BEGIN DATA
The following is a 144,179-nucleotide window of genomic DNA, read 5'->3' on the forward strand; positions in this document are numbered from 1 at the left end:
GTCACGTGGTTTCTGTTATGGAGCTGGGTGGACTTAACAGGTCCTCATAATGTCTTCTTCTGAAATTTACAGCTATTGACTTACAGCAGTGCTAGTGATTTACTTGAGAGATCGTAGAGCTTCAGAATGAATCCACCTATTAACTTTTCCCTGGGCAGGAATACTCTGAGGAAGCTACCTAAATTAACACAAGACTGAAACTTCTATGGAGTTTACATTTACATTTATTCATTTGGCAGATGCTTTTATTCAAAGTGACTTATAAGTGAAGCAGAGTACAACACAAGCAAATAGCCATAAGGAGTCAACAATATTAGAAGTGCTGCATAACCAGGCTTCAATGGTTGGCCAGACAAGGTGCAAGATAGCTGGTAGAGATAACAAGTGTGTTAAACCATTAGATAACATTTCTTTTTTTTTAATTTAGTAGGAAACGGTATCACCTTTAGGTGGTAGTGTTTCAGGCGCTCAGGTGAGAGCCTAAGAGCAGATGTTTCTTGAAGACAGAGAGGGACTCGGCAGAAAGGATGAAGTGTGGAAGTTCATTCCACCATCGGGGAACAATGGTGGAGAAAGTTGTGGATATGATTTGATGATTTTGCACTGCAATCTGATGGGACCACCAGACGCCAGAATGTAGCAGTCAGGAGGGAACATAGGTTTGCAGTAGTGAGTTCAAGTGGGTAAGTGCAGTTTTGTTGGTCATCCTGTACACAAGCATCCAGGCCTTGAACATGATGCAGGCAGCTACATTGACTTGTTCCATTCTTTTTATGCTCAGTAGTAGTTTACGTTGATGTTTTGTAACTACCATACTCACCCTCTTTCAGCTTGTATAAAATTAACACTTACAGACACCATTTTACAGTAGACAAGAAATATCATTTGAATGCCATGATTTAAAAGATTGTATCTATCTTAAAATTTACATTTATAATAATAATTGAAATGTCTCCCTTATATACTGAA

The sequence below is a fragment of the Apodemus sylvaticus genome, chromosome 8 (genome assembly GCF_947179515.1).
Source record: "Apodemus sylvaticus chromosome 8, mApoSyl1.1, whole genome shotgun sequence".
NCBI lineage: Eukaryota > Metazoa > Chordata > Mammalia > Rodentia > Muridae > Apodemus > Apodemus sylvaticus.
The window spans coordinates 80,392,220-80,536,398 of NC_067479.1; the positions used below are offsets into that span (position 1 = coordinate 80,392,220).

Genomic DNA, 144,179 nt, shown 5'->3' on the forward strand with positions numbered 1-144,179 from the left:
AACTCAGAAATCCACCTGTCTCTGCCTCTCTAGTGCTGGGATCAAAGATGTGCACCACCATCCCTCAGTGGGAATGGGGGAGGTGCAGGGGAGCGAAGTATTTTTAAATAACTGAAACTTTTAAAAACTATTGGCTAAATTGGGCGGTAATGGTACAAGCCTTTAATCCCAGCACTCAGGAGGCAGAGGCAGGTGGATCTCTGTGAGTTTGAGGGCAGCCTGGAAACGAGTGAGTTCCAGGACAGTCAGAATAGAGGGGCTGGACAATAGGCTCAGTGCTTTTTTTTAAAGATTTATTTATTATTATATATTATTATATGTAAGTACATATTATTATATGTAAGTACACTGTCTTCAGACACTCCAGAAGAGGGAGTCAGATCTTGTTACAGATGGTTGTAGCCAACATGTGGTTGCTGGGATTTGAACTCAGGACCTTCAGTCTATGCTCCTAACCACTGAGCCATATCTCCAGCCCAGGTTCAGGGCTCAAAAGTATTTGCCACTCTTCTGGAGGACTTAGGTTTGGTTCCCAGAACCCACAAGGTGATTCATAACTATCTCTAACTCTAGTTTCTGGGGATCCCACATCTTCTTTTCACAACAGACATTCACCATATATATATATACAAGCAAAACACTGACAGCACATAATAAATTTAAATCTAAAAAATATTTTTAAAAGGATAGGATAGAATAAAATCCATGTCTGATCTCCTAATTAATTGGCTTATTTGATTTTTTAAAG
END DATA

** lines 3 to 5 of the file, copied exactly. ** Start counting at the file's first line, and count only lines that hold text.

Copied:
The sequence below is a fragment of the Apodemus sylvaticus genome, chromosome 8 (genome assembly GCF_947179515.1).
Source record: "Apodemus sylvaticus chromosome 8, mApoSyl1.1, whole genome shotgun sequence".
NCBI lineage: Eukaryota > Metazoa > Chordata > Mammalia > Rodentia > Muridae > Apodemus > Apodemus sylvaticus.